The Threat from Within

By Carlos F. Parter, FCC/C10F Office of the Navy Authorizing Official

When
we consider cybersecurity threats and vulnerabilities, we often think of
external actors. Indeed, external actors work hard to get into our information
technology infrastructure. Surprisingly, they are not our primary threat. When
external actors successfully exploit a vulnerability, you must consider how and
why. More often than not, the exploit was because of failures from within.

One
of the biggest threats to the security of our information systems and networks
is the insider threat. Internal actors are responsible for 75% of security
breach incidents. Do the math. Three-quarters of successful attacks on our
information systems come from within our infrastructure. The bad guys are
working hard to get in, but the internal actors already have the keys to the
kingdom.

What
is an insider threat? The 2017 National Defense Authorization Act defined an insider
threat as, with respect to the Department of Defense, a threat presented by a
person who has, or once had, authorized access to information, a facility, a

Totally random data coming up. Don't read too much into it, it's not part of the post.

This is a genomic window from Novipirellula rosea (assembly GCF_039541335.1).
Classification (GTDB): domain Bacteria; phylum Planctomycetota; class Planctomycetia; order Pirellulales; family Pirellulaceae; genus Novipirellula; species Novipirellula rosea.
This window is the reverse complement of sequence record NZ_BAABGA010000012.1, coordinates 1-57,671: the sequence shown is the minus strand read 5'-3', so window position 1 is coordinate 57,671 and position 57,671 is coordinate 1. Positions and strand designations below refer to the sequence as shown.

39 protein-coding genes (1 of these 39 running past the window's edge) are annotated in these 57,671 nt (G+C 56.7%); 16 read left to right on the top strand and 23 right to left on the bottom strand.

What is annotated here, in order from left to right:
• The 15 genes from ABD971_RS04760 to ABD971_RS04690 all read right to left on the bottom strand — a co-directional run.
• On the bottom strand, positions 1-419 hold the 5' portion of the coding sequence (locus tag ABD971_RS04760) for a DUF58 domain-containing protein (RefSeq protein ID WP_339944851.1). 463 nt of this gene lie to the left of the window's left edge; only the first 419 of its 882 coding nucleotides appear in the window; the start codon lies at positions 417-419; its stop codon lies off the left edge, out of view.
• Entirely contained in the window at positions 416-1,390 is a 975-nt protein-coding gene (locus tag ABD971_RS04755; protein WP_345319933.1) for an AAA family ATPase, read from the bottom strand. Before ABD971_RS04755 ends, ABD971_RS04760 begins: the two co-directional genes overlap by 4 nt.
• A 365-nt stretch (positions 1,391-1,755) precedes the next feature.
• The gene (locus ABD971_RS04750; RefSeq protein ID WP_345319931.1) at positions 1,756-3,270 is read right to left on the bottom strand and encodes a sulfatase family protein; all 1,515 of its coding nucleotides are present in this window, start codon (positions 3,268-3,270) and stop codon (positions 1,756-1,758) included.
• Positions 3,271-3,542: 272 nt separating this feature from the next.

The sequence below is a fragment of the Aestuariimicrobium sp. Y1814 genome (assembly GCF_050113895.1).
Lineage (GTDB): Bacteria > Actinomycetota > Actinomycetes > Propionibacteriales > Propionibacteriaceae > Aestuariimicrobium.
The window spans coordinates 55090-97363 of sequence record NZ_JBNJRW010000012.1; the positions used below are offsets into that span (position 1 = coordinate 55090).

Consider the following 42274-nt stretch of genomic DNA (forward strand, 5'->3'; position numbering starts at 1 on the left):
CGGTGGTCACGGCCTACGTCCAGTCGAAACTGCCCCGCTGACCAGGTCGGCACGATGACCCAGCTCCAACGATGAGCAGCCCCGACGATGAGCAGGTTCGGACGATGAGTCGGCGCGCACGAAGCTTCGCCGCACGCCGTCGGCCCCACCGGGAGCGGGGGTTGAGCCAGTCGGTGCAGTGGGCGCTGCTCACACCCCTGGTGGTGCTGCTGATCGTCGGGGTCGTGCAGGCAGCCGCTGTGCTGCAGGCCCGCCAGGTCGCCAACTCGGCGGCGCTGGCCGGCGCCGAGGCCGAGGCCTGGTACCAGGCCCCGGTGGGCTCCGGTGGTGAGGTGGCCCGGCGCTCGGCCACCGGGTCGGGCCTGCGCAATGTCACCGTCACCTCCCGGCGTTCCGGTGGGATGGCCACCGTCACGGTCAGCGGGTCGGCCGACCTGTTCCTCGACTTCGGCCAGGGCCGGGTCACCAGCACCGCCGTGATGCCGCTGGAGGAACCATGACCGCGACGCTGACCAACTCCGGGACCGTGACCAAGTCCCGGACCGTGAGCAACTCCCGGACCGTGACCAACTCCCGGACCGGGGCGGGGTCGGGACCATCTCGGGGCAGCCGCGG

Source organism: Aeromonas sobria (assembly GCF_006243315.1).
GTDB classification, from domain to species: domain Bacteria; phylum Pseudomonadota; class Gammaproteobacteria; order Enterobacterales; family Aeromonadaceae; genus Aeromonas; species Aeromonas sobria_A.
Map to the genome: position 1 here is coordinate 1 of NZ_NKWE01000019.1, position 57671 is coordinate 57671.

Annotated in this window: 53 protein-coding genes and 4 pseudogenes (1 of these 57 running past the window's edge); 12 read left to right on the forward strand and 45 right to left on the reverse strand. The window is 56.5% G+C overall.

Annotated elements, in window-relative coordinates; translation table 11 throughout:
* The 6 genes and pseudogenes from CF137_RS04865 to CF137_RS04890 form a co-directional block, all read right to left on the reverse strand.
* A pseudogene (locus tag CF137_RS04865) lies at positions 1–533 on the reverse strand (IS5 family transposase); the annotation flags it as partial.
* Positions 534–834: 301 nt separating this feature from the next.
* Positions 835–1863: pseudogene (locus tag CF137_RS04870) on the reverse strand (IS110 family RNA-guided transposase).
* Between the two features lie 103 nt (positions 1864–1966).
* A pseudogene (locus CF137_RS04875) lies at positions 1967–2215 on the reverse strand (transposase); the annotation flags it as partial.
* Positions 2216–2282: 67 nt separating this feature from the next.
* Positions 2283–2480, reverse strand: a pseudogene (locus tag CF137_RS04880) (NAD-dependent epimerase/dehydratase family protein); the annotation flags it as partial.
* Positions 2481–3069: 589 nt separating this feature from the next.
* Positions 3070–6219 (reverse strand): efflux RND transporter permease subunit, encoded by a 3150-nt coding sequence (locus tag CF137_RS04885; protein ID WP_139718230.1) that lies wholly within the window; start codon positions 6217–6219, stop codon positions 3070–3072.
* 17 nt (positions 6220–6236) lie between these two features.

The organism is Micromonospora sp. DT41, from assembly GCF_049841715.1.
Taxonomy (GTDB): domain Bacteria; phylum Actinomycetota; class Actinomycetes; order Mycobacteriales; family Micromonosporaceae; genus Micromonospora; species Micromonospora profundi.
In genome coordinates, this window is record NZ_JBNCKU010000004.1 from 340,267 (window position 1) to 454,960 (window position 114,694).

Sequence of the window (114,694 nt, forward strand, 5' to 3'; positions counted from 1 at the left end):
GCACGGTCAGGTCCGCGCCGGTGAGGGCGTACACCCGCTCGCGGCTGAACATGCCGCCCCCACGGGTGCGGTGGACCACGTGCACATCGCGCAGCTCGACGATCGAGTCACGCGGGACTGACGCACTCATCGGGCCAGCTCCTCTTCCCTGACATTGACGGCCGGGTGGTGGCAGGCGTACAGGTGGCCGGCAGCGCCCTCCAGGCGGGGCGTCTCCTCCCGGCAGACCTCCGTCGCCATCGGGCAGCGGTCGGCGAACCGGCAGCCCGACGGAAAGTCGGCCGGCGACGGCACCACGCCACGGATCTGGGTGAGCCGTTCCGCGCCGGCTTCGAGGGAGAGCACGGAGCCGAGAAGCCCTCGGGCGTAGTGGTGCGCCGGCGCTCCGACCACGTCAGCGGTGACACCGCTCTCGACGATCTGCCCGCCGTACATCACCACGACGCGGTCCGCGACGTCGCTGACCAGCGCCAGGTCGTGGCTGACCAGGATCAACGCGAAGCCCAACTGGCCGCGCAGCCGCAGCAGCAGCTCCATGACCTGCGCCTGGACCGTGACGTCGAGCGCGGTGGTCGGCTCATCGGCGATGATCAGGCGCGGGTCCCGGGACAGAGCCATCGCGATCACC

network, a person, or a resource of the Department; and wittingly, or unwittingly,
commits an act in contravention of law or policy that resulted in, or might
result in, harm through the loss or degradation of government or company
information, resources, or capabilities; or a destructive act, which may
include physical harm to another in the workplace. 

Simply
put, an insider threat can be characterized as a malicious threat to an
organization that comes from people within the organization, such as employees,
former employees, contractors or business associates, who have inside
information concerning the organization’s security practices, data and computer
systems.

The
insider threat is like a cancer that keeps eating away at our cybersecurity
controls. The central purpose of cybersecurity is to ensure the
confidentiality, integrity, and availability of our information. In other
words, only authorized users should have access to the information, the
information should be unaltered, and the information should be available to
authorized personnel on request. The threat from within circumvents our ability
to effectively secure our information resources from unauthorized access.

So,
who is the insider? The insider could be anybody. Some examples of insiders are
disgruntled employees, careless users or system administrators, those who are
seeking financial gain (cyber/industrial espionage), untrained users, untrained
system administrators, an employee with an internal sense of loyalty to a
cause, etc. Any of us, or those who we work alongside (we are all “insiders”),
could be the malicious insider at any given time if we do not take
cybersecurity seriously. It only takes one person to open the door and allow
bad actors unauthorized access.